Disclaimer: I am not a security expert.
I’ve been seeing a lot of talk about folks getting their Rift accounts hacked. Most often the #1 question is “How did this happen?” People go crazy examining their systems for key loggers or other malware that might be delivering their credentials to some hacker.
I have my own theory on what’s going on. Part of it is Trion’s fault, part of it is the internet’s fault. I don’t think we’re seeing a massive key logger issue here; at least not one on our home computers. That’s assuming the problem is as extensive as the community seems to think it is.
I think we’re seeing an organized, brute force hacking attempt across a multitude of accounts. If you’ve never read about rainbow hash cracking, now might be a good time to do so. Note the first line in that post: The multi-platform password cracker Ophcrack is incredibly fast. How fast? It can crack the password “Fgpyyih804423″ in 160 seconds. and the post is from 2007; you can imagine how much faster these cracking software packages work today.
[Update] Glad I put the disclaimer about not being a security expert in there. According to a friend on Twitter (who I won’t credit just so as not to put him in the spotlight) in order to use these rainbow tables, the hackers would first need to have access to Trion’s database of hashed (encrypted) passwords. Or, of course, a dump of any other database of passwords where you used the same password. So I may be off-base in my whole theory. [End Update]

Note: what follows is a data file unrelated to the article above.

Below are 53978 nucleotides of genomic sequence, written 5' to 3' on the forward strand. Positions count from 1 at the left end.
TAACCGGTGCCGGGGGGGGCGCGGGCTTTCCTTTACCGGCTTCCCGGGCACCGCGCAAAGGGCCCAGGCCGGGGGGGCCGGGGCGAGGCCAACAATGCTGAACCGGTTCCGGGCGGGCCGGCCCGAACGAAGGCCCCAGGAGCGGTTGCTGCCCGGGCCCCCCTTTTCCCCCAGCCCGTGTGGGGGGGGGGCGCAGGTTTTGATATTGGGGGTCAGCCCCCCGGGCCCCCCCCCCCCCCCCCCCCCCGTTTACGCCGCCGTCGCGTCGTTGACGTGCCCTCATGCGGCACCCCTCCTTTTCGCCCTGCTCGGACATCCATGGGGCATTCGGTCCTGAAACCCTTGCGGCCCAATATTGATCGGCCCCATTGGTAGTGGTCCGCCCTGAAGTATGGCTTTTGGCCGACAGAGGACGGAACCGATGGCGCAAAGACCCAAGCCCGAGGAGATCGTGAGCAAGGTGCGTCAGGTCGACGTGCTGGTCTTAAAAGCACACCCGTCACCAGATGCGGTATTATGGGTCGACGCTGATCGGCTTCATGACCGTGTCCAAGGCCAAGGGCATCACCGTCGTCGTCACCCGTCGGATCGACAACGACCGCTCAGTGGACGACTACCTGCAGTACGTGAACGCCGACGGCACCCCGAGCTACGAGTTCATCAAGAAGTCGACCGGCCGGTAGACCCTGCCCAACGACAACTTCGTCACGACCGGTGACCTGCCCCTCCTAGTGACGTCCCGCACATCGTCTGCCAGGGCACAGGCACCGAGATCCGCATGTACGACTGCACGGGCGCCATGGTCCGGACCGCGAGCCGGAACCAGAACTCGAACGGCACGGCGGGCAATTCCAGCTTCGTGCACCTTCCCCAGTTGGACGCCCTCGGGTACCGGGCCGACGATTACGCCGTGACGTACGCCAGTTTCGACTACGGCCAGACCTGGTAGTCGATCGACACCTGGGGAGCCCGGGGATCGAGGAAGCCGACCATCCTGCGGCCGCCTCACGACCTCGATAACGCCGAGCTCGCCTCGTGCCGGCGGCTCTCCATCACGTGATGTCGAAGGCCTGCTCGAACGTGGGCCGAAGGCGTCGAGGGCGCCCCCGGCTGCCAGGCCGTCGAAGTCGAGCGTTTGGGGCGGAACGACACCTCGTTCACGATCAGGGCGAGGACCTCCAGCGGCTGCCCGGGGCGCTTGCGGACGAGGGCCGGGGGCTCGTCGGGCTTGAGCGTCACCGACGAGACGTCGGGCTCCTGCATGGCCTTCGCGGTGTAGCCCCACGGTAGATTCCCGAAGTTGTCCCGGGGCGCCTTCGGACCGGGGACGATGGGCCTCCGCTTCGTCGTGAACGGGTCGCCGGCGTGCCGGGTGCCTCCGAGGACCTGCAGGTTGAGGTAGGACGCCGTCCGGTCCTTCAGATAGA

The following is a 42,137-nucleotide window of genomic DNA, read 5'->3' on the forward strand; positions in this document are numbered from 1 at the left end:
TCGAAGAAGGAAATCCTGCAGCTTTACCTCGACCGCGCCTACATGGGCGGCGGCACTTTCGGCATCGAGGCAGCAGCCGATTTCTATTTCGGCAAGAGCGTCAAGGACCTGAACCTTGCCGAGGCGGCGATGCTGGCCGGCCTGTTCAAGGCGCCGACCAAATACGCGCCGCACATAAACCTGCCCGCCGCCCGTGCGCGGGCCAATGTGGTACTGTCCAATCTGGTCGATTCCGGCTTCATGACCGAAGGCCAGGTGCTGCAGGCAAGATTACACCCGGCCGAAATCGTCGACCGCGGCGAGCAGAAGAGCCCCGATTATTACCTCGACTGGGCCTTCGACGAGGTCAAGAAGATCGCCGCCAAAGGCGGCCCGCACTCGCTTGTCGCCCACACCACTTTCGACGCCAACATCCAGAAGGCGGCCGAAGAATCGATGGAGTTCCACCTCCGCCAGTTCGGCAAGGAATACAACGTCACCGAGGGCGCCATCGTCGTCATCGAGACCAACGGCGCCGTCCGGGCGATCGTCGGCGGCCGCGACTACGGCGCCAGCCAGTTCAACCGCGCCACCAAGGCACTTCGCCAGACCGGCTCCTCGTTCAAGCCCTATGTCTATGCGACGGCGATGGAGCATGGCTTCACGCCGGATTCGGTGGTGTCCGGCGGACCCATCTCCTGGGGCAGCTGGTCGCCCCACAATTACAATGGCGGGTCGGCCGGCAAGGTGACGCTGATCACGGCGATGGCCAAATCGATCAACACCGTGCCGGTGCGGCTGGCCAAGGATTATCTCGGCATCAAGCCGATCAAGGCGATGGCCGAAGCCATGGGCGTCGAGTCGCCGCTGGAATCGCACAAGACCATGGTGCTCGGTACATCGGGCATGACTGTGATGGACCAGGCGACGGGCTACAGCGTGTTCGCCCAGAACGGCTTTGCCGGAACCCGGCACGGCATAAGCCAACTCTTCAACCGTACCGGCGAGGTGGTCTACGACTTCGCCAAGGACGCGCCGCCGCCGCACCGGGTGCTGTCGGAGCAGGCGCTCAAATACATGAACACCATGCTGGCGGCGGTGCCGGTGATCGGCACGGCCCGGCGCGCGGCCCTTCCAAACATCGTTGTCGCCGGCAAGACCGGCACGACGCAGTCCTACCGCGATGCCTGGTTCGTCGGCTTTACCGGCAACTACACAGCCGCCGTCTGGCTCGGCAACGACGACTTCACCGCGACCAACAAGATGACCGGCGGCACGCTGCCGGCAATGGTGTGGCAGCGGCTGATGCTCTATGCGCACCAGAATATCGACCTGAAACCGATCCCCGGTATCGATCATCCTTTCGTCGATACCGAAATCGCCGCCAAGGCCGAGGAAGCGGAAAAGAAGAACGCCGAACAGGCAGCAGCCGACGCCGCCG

So what can you do? Honestly, not very much. I think Trion stumbled when they limited password length to 16 characters. Coding Horror’s Jeff Atwood promotes the idea of pass phrases. So instead of “!ah84&nah3″ as a password (which can be cracked pretty quickly using rainbow tables) your password might be “IreallyLove_Rift_(because)all(!)myhawtfriendsplay!” My understanding is (again, not a security expert) that a password that long is going to be hard to crack even with rainbow tables, because the size of the table it would require would be so freaking huge. There’s a little bit of “When a bear is chasing you, you only need to be faster than your friends” thing going on. A lengthy password takes you out of the “low hanging fruit” demographic.
For me, that long passphrase is also easier to remember and faster to type than !ah84&nah3, but maybe I’m just weird.
Anyway the point is moot since Trion limits us to 16 character passwords.
I’m also not sure about having to use your game login credentials to log into the forums and website. How many people log into the forums from public Wifi at a coffee shop or something? Since the site and forums use https:// to log in, they *should* be secure but I still feel uneasy about that.
Anyway, the good news is… well, there isn’t really any good news, except that if you get hacked don’t pull your hair out examining and re-examining your system looking for key loggers.
The best you can do at this point is using all 16 characters of your password and definitely mix in punctuation. But I suspect that the gold farming companies that are doing all this hacking are using rainbow tables that cover punctuation. Also make sure you’re using a unique password for Rift, not one you use on other sites.
Hopefully the Coin Lock feature will be the first step in putting an end to this outbreak of hacking (but I suspect the hackers will quickly start spoofing IP addresses to get around it), and I’m looking forward to Trion’s future anti-hacking techniques like authorization via emails/sms or smartphone authenticators.
Last thought: If you’re buying gold, you’re part of the problem. Remember that the gold you’re buying most likely originated from a hacked account. By creating demand, you’re encouraging hacking.